Like a lot of folks, I grew up avoiding Waikiki and watching family and friends serve tourists to make rent. And like thousands in Hawaii, I got COVID-19 during the August wave. It was miserable and I’m recovering, but I’m most scared of getting a phone call saying a loved one tested positive.
The decision to reopen tourism right now threatens to make that call happen. In response to local restaurants closing down, workers not being given personal protective equipment, mothers and caregivers being evicted, children getting a terrible online curriculum, and houseless being cited for the umpteenth time, we’re told this silly story about how hotels and tourists will save us — and that the people needed to run the industry are unavoidable sacrifices to the state’s economy.
We deserve better, more innovative industries and public officials who respect the dignity of Hawaii’s people and don’t place their profit over our literal lives.
Visitors could slow city’s tier advancement
If I heard correctly, Mayor Kirk Caldwell said that incoming visitors with COVID-19 will be added to the Oahu statistics, thus lessening the chances of us reaching the next tier.
So, Oahuans are punished for the decisions made by government officials, and gyms had to remain closed until Tier 2 was achieved.
It appears that visitors are given priority over the liberty of local people. I do understand that we need more than ever Aesop’s goose that lays the golden eggs. However, local people’s freedom should never be compromised.
Military presence has benefited Hawaii
I write this in gratitude for the presence of the military in Hawaii.
When Hawaii was attacked by a hostile power, the presence of the U.S. military on my home island (Hawaii) was nonexistent. Our defense was entirely in the hands of those civilians who might have hunting rifles, my rancher father being one of those. It seemed an eternity later that several U.S. Army trucks with troops peering out the back appeared along our single ’round-the-island road fronting our yard.
It was then that we learned that prayers are answered. Soon thereafter came an Air Force observation post on a hill near our home, and gasoline storage site and ammunition storage sites in small pastures nearby — and good neighbors they were, too. Eventually, two Marine divisions arrived, with numbers of their men periodically going into battle (Tarawa, Saipan, Iwo Jima, etc.), always returning in lesser numbers.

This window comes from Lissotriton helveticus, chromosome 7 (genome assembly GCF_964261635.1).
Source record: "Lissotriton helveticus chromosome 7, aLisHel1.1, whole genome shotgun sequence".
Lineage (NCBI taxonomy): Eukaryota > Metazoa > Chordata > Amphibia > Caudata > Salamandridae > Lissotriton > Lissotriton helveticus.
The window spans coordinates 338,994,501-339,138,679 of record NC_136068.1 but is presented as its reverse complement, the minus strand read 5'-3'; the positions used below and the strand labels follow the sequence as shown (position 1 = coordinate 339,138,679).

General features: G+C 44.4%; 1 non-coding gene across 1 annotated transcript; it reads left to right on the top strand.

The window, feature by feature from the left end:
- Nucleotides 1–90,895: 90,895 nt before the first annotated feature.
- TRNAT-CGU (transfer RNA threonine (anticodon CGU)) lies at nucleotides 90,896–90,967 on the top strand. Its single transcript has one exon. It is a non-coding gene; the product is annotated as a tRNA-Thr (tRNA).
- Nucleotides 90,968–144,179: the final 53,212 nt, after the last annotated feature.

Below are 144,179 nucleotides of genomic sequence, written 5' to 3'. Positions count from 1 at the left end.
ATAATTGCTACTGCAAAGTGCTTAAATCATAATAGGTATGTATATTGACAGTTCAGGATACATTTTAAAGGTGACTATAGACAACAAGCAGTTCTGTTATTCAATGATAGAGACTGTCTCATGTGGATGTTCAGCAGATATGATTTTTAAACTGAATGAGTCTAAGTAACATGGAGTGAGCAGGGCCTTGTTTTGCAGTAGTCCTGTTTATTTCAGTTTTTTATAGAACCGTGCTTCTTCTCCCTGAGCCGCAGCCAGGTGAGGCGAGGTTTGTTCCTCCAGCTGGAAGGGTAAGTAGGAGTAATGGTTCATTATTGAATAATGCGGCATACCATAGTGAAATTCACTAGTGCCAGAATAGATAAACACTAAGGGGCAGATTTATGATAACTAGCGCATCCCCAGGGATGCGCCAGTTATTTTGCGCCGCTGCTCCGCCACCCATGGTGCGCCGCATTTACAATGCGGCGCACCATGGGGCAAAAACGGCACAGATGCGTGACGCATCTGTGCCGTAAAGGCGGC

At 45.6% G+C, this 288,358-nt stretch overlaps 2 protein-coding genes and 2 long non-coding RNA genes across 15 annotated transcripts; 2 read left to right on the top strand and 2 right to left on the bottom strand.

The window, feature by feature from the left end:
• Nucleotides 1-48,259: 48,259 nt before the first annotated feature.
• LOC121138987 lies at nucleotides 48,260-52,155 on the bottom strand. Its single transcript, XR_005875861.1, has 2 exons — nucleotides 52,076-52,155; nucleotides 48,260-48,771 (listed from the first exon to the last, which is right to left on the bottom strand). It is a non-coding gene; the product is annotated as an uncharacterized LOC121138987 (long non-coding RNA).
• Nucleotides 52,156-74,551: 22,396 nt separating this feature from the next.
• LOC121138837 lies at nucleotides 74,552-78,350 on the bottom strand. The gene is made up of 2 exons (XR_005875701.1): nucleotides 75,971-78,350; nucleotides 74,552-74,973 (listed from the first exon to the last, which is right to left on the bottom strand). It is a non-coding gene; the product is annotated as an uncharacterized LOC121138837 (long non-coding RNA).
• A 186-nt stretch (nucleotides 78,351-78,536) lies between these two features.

Don’t ever expect me to be non-supportive of the U.S. military’s presence, wherever that may be.
Steep PPV price creates more risk for UH fans
An empty stadium for University of Hawaii football games, but $69.99 per game on Spectrum PPV (pay-per-view) during a pandemic economy.
The $69.99 price incentivizes viewing at bars, restaurants and house parties. This defeats the purpose of public health concerns in having fans attend the game at partial capacity, screened and socially distanced in an open-air environment. This environment also would be controlled and could be policed in order to ensure people are following rules.
I suggest either lowering the PPV price to a reasonable level or allowing partial attendance. As it stands currently, you are defeating any public health concerns with the status quo pricing.
Don’t let conventional rules hamstring debates
Every debate has its own disposition. Some have been humorous, some informative and some argumentative.
To conclude that the first Trump-Biden debate was unacceptable only reveals that commentators have put their own expectations on how a debate should go and how the participants should act.
The personality and character of the participants are relevant factors when it comes to the perception of the viewers. If anything, the moderator could be removed and questions would be shown on a screen. This way, questions and time could be regulated by computer instead of refereed by a politically biased moderator.
Maybe the participants also could be given time to question each other.
More coverage needed of Biden and Burisma
Page One of the Star-Advertiser showed a pretty pie chart displaying how big a piece represents support from Hawaii residents for presidential candidate Joe Biden (“Oahu voters prefer Biden,” Star-Advertiser, Oct. 20).
What is distressful is the placement of the article about Hunter Biden’s emails found on the hard drive of his computer left in a Delaware repair shop (“Biden needs to come clean on stories about son Hunter,” Star-Advertiser, Cal Thomas, Oct. 20).
Shouldn’t your readership know about the revealing emails, documents and photos detailing how Hunter leveraged his father’s position as vice president for gain with the Ukrainian energy company Burisma? Why is this very informative information in the back of the paper? And not even online?
Trump more pitiful than powerful now
In 2016, as a Philadelphian, I did not vote for a rich, spoiled candidate from New York.
Now it seems that candidate is frustrated that his tactic of attacking critics and demeaning the press is not working well. I think of the 3-year-old who finds her method of crying and stamping her foot less and less effective.
I lost my anger at this leader some time ago, and moved to the emotion of pity. My feeling now matches the lyrics from a hymn of my youth: “For you I am praying, for you I am praying, for you I am praying, I’m praying for you.”
I voted; please vote.
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